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Scientists Identify Part of the Brain Necessary for Sunk Cost Biases

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Have you ever noticed that cars in other lanes were moving faster, yet felt compelled to stick in the lane you chose first? People are notoriously reluctant to let go of past decisions, especially after investing time or effort into them. This is referred to as the sunk cost bias but is not well understood at the level of the brain, despite the societal significance of the sunk cost fallacy.

A new study from the University of Oxford published in Nature Human Behaviour has found an area of the brain that causes these biases. The study combined brain imaging in healthy people with an investigation of patients with brain damage. All evidence converges to show that a region called the ventromedial prefrontal cortex (vmPFC) plays a critical role in causing these sunk cost biases. 

People in the study played a carefully designed video game where they made decisions between persisting with a current goal, or abandoning alternative goals, which were often better. Healthy people showed strong sunk cost biases, meaning they were very reluctant to abandon goals once they had started, even when they would win more points if they did. But patients with damage to vmPFC were less susceptible to this bias, which led to the surprising result that they played the game better and behaved more “rationally” than people without this damage.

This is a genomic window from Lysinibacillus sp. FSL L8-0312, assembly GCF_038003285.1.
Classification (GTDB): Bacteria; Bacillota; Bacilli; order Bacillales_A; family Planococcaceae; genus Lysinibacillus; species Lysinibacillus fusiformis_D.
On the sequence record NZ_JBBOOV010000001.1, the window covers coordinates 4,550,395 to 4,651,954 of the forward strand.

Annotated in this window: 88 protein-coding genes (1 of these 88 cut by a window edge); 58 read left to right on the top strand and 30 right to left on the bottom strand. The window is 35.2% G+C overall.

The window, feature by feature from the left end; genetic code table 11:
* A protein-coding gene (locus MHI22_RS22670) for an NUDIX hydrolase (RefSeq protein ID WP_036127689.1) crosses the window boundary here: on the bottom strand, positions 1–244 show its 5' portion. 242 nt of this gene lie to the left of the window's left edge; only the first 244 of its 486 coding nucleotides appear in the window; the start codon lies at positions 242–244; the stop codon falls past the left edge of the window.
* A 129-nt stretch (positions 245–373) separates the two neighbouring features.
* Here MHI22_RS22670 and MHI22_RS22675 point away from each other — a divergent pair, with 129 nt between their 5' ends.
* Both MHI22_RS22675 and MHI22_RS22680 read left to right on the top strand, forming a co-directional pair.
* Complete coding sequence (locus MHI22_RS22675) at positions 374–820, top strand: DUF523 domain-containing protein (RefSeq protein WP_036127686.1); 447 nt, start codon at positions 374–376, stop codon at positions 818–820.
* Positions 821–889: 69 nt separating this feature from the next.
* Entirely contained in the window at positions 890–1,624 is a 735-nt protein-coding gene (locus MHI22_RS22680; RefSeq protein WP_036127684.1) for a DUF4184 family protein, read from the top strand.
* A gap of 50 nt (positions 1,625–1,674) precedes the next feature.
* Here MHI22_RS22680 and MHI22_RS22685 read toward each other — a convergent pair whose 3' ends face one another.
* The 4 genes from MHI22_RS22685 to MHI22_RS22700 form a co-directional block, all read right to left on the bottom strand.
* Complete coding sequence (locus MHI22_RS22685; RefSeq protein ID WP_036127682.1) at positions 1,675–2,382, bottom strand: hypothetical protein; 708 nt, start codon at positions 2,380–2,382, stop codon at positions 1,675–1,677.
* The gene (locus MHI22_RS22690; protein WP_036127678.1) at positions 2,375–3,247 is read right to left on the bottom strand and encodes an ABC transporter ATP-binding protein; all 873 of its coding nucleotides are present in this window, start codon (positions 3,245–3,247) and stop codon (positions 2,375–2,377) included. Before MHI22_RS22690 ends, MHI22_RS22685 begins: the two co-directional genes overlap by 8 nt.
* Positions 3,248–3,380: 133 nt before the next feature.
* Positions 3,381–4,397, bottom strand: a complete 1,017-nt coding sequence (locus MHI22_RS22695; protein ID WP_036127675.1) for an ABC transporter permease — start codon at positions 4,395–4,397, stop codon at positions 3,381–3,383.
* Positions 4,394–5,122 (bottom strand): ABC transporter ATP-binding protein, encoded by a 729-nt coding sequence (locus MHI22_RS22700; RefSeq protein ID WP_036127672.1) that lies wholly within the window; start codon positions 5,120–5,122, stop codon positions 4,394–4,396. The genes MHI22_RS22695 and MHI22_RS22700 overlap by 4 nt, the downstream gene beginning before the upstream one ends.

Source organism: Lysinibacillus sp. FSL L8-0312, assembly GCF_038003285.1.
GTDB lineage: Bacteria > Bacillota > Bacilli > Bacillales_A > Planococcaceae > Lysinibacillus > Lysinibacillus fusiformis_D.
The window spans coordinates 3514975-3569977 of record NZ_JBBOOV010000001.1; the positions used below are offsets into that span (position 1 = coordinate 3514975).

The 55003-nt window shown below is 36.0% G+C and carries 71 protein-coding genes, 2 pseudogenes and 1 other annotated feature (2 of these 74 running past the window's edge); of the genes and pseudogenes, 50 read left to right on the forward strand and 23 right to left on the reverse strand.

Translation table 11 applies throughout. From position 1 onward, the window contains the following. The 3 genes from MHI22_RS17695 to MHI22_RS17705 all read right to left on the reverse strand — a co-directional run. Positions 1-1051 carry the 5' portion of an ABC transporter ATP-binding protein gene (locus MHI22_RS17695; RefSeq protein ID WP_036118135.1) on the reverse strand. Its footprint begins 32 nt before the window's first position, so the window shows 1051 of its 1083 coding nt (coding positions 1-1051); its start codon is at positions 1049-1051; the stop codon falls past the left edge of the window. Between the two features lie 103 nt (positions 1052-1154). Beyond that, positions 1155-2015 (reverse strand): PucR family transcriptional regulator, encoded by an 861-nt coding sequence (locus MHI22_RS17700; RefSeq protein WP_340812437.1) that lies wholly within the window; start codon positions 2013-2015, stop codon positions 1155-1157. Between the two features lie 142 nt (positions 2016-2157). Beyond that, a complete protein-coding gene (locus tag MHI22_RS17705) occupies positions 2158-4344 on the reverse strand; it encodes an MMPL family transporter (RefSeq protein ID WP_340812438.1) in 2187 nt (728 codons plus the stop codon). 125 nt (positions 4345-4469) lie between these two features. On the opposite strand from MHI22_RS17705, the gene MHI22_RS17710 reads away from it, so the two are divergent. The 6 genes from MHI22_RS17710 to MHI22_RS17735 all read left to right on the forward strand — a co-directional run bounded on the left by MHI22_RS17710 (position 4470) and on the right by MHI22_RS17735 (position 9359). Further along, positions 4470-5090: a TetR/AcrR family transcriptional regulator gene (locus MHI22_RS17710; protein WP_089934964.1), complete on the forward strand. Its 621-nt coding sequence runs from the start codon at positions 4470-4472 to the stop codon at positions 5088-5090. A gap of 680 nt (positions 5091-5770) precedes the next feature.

The article is one of the first to combine brain imaging of healthy people with an investigation of lesion patients in the very same study. Thirty healthy people took part in the magnetic resonance imaging (MRI) study, where they played the game inside a brain scanner. Among healthy people, more activity in vmPFC predicted they would show higher sunk cost biases.

But these imaging techniques, on their own, cannot show that a region is necessary for a behaviour. To show this region was necessary for sunk cost biases, twenty-three patients with brain damage played the game. The MRI study found that people with damage to the same part of the vmPFC had lower sunk cost biases than people with damage to other parts of the brain and healthy control participants of the same age.

Although patients with vmPFC damage did better than healthy people in this study, in the real world, sunk cost biases are likely to be helpful as they help us stay committed to the goals we set. There is evidence from other studies that animals like rodents and birds also show sunk cost biases. The current study found that sunk cost biases were related to where people were paying attention. For people who were less willing to abandon current goals, their attention was fully captured by the goal they were pursuing. Lead author Eleanor Holton said, “It is important to remember that the ability to be fully immersed in goals is likely to be essential for us in the real world, even if this can lead to ‘irrational’ persistence with them at times.”

Senior author Dr Nils Kolling said: “Deciding whether to keep persisting with a difficult task or let go if better options come along is a difficult balance to get right. While our work gives us some good evidence of how the brain might be able to strike the balance, it will be equally important to establish any clinical relevance for psychiatric conditions such as ADHD, where people are often more likely to ‘give up’ or OCD, where patients cannot stop persisting once committed.”

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